Technology in China
I read with interest the observations that were posted by Dr. Albert M. Erisman because I live in India which has similar issues facing the country as does China, and the movement of jobs offshore to India from the west in recent years has been the topic of debate. Also, China has in recent decades made significant economic progress and for this reason, is often the subject of many discussions in India and, I am sure, across the globe.
The examples that were given in the article and the point about “technology for efficiency” betrayed the academic, western way of looking at things.
It is true that technology today can replace many jobs which can be done faster, and perhaps in many cases, better. However, there can be many arguments against the mindless use of technology in every situation—especially in developing countries. I feel that developing countries should examine and use technology only after a good deal of circumspection.
Technology which eliminates say, 30 jobs, and gives say, 10 new in return, will not be acceptable in developing countries where there are many millions unemployed or underemployed and their families starving. This is not to say that I take the side of Luddites but it is important to recognize that there is a dire need of jobs in these countries where there is no dole, no unemployment benefit available from the government. You either take a job, many times any job that is available, or starve. There are many others who will willingly take your place if you do not accept the job.
As technologists, it comes naturally to us to think of efficiencies, of the effort that can be saved and numerous other points in favor of the use of technology. I am reminded of the tale of the industrial engineer who did a work-study of a conductor and his orchestra. Like this engineer, we are apt to draw fallacious conclusions if we look at such issues only from a single point of view—and which in his case was about creating music more efficiently.
In India we have had many technologists providing portals and information kiosks for people in villages and towns with much alacrity. No doubt a gracious but futile venture for thousands of villages (and towns) without electricity or with an erratic electricity supply. For people in such villages, clean drinking water, assured electric supply, good health facilities, clinics and doctors, proper schools with teachers, good roads, irrigation facilities are all issues uppermost in their minds. Portals and high-tech solutions are farther down there somewhere.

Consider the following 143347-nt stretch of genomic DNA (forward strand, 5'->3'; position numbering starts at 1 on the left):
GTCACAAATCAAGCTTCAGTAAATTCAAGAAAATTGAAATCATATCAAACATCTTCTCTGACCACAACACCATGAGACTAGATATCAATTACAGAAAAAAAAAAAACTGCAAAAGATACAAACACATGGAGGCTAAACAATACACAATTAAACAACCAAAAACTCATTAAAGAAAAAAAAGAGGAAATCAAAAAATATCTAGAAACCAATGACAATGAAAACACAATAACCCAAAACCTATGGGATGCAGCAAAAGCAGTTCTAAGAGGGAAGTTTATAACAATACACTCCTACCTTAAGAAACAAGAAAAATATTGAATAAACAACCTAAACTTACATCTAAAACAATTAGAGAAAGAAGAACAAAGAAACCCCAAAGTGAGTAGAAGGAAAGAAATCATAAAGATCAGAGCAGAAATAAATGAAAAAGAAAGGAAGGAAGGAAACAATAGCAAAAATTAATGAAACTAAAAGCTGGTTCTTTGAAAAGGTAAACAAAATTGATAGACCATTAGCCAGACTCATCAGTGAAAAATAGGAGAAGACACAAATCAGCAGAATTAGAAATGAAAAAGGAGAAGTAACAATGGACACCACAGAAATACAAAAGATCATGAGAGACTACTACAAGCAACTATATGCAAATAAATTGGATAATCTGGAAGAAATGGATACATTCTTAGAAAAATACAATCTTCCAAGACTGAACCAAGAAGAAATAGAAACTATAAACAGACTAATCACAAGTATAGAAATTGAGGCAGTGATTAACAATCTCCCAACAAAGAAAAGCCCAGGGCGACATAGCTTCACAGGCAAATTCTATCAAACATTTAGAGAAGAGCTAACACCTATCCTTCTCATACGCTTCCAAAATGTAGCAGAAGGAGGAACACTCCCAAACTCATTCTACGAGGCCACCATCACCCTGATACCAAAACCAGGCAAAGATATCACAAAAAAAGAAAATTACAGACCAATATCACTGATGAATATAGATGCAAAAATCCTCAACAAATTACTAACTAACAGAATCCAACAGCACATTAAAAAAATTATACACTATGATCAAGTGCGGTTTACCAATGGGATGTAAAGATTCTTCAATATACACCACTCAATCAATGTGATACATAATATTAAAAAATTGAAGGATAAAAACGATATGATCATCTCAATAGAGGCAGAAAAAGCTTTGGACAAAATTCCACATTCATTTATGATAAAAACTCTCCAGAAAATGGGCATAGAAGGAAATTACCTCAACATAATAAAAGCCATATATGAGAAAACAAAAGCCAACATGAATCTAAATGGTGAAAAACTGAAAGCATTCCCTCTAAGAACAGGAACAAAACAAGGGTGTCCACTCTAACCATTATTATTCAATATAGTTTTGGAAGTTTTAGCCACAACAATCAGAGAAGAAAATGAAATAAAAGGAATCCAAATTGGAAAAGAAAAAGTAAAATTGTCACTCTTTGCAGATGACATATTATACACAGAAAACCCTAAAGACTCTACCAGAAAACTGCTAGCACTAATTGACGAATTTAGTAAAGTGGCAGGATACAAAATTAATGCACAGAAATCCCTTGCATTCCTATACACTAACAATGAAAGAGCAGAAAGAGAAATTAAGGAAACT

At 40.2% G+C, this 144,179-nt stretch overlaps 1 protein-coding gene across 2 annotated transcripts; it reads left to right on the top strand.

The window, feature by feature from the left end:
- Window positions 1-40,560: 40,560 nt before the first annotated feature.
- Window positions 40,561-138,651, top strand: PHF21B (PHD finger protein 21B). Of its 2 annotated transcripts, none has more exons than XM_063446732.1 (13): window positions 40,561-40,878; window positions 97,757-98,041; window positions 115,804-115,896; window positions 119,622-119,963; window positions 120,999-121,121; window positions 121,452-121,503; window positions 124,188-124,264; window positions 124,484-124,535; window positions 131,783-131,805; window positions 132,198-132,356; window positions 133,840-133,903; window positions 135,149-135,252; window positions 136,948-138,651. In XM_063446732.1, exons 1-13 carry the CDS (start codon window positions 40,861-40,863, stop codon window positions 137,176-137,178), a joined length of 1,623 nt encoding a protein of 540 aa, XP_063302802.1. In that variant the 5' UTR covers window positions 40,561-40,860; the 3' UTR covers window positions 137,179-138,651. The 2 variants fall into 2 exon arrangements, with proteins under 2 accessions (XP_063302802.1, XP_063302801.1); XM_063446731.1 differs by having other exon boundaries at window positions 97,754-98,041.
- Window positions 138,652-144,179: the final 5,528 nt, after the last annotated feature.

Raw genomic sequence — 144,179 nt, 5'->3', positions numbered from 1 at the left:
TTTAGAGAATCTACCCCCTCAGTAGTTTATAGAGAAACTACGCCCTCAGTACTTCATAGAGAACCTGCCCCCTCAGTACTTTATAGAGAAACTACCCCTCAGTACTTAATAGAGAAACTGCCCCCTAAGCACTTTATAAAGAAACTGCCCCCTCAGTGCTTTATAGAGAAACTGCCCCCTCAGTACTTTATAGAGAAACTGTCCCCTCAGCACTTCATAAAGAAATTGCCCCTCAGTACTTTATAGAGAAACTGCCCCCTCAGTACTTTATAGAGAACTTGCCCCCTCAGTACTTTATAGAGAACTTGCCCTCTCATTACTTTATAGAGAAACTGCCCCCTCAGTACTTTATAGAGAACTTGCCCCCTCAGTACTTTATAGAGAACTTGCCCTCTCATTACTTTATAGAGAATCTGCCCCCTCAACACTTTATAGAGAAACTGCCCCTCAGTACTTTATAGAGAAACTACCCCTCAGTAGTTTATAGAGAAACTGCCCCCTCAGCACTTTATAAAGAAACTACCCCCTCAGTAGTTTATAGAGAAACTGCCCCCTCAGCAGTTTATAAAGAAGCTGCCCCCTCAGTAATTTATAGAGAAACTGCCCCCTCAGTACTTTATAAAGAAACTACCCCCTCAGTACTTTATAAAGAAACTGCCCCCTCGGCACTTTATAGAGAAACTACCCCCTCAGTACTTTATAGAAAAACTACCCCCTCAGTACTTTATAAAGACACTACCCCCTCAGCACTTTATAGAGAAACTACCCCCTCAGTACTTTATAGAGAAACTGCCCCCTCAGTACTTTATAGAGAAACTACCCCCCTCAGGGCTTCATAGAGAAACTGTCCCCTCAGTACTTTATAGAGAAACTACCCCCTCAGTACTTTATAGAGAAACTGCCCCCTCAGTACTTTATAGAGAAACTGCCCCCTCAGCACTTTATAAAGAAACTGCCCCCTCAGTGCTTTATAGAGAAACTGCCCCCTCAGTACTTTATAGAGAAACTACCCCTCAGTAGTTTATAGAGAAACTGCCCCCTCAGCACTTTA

I guess there are many dimensions to this issue but I would like to close by quoting Albert Einstein: “The significant problems we face cannot be solved by the same level of thinking that created them.”
I enjoyed your article “Technology Observations from China.” On a trip to China, I observed very similar things.
Mercer Island, WA
I very much appreciate your publication. Recently I received an issue with a very interesting article about technology in China. Several of your observations are the same or similar to my own.
Business Ethics from BorgWarner
After seeing information about your organization, I wanted to pass on to you this copy from the BorgWarner handbook which was given to me by their former CEO Jim Bere in 1976. It says in part:
Policies are concerned with laws and regulations, and therefore are relatively specific. However, the question of conduct itself is broader, relating to the ethical aspects of actions we take on BorgWarner’s behalf that might violate not law, but could violate our personal codes and consciences.
Should there be any doubt about the morality of any action you are considering on BorgWarner’s behalf, ask yourself these questions:
- Would I be willing to tell my family about the actions I am contemplating?
- Would I be willing to go before a community meeting, a Congressional hearing, or any public forum, to describe the action?
If you apply the above test and still have doubt about what to do, discuss it with others in the company for whom you have respect—whether peers, subordinates, or superiors. I am sure this will help guide you.
I have always liked this and wanted to share it with you. Thanks for taking the time to found your organization. Sound moral business ethics are very important.
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